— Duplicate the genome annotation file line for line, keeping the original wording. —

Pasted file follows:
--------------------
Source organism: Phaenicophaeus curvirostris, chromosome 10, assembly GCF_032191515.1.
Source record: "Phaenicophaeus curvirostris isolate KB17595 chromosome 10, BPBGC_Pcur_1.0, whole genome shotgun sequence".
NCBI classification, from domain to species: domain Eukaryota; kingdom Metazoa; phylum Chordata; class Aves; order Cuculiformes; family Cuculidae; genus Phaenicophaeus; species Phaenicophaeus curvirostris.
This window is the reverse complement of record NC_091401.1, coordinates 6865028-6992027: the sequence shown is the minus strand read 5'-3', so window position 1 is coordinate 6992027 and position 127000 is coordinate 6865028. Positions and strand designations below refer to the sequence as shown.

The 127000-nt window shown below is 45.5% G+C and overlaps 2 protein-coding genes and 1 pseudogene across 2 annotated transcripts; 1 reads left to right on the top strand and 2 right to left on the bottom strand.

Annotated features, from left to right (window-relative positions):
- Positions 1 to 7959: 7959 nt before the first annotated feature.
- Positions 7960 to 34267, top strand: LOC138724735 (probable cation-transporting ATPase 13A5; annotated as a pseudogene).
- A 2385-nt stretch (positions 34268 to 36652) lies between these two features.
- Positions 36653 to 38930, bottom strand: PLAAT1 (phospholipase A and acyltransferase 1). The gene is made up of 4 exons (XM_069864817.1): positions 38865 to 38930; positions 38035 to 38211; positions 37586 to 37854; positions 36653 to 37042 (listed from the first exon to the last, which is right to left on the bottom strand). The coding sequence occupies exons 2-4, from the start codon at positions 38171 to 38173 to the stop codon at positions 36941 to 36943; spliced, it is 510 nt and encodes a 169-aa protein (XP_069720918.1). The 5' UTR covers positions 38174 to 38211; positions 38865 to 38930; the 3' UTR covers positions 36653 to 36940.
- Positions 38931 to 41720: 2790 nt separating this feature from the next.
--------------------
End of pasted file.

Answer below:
Source organism: Phaenicophaeus curvirostris, chromosome 10, assembly GCF_032191515.1.
Source record: "Phaenicophaeus curvirostris isolate KB17595 chromosome 10, BPBGC_Pcur_1.0, whole genome shotgun sequence".
NCBI classification, from domain to species: domain Eukaryota; kingdom Metazoa; phylum Chordata; class Aves; order Cuculiformes; family Cuculidae; genus Phaenicophaeus; species Phaenicophaeus curvirostris.
This window is the reverse complement of record NC_091401.1, coordinates 6865028-6992027: the sequence shown is the minus strand read 5'-3', so window position 1 is coordinate 6992027 and position 127000 is coordinate 6865028. Positions and strand designations below refer to the sequence as shown.

The 127000-nt window shown below is 45.5% G+C and overlaps 2 protein-coding genes and 1 pseudogene across 2 annotated transcripts; 1 reads left to right on the top strand and 2 right to left on the bottom strand.

Annotated features, from left to right (window-relative positions):
- Positions 1 to 7959: 7959 nt before the first annotated feature.
- Positions 7960 to 34267, top strand: LOC138724735 (probable cation-transporting ATPase 13A5; annotated as a pseudogene).
- A 2385-nt stretch (positions 34268 to 36652) lies between these two features.
- Positions 36653 to 38930, bottom strand: PLAAT1 (phospholipase A and acyltransferase 1). The gene is made up of 4 exons (XM_069864817.1): positions 38865 to 38930; positions 38035 to 38211; positions 37586 to 37854; positions 36653 to 37042 (listed from the first exon to the last, which is right to left on the bottom strand). The coding sequence occupies exons 2-4, from the start codon at positions 38171 to 38173 to the stop codon at positions 36941 to 36943; spliced, it is 510 nt and encodes a 169-aa protein (XP_069720918.1). The 5' UTR covers positions 38174 to 38211; positions 38865 to 38930; the 3' UTR covers positions 36653 to 36940.
- Positions 38931 to 41720: 2790 nt separating this feature from the next.